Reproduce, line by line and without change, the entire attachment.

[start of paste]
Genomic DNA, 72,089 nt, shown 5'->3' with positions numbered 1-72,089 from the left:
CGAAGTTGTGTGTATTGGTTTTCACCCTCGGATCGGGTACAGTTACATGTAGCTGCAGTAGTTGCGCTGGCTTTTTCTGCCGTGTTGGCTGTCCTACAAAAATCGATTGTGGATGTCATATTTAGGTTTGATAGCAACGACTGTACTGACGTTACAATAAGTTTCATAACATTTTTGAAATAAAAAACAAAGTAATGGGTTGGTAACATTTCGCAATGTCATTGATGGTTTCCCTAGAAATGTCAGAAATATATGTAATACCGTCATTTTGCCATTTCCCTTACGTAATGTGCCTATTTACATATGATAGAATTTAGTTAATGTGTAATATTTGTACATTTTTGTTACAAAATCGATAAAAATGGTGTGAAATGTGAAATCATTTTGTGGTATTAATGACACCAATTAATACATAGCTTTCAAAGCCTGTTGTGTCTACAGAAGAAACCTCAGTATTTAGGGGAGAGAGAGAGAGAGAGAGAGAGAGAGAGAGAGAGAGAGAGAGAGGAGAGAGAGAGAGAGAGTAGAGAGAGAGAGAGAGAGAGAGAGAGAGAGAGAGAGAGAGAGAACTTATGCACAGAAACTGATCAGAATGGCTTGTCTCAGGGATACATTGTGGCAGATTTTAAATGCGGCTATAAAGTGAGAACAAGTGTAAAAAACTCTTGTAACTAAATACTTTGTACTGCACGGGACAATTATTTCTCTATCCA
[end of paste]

Genomic DNA, 72,089 nt, shown 5'->3' with positions numbered 1-72,089 from the left:
CGAAGTTGTGTGTATTGGTTTTCACCCTCGGATCGGGTACAGTTACATGTAGCTGCAGTAGTTGCGCTGGCTTTTTCTGCCGTGTTGGCTGTCCTACAAAAATCGATTGTGGATGTCATATTTAGGTTTGATAGCAACGACTGTACTGACGTTACAATAAGTTTCATAACATTTTTGAAATAAAAAACAAAGTAATGGGTTGGTAACATTTCGCAATGTCATTGATGGTTTCCCTAGAAATGTCAGAAATATATGTAATACCGTCATTTTGCCATTTCCCTTACGTAATGTGCCTATTTACATATGATAGAATTTAGTTAATGTGTAATATTTGTACATTTTTGTTACAAAATCGATAAAAATGGTGTGAAATGTGAAATCATTTTGTGGTATTAATGACACCAATTAATACATAGCTTTCAAAGCCTGTTGTGTCTACAGAAGAAACCTCAGTATTTAGGGGAGAGAGAGAGAGAGAGAGAGAGAGAGAGAGAGAGAGAGAGAGAGGAGAGAGAGAGAGAGAGTAGAGAGAGAGAGAGAGAGAGAGAGAGAGAGAGAGAGAGAGAGAACTTATGCACAGAAACTGATCAGAATGGCTTGTCTCAGGGATACATTGTGGCAGATTTTAAATGCGGCTATAAAGTGAGAACAAGTGTAAAAAACTCTTGTAACTAAATACTTTGTACTGCACGGGACAATTATTTCTCTATCCA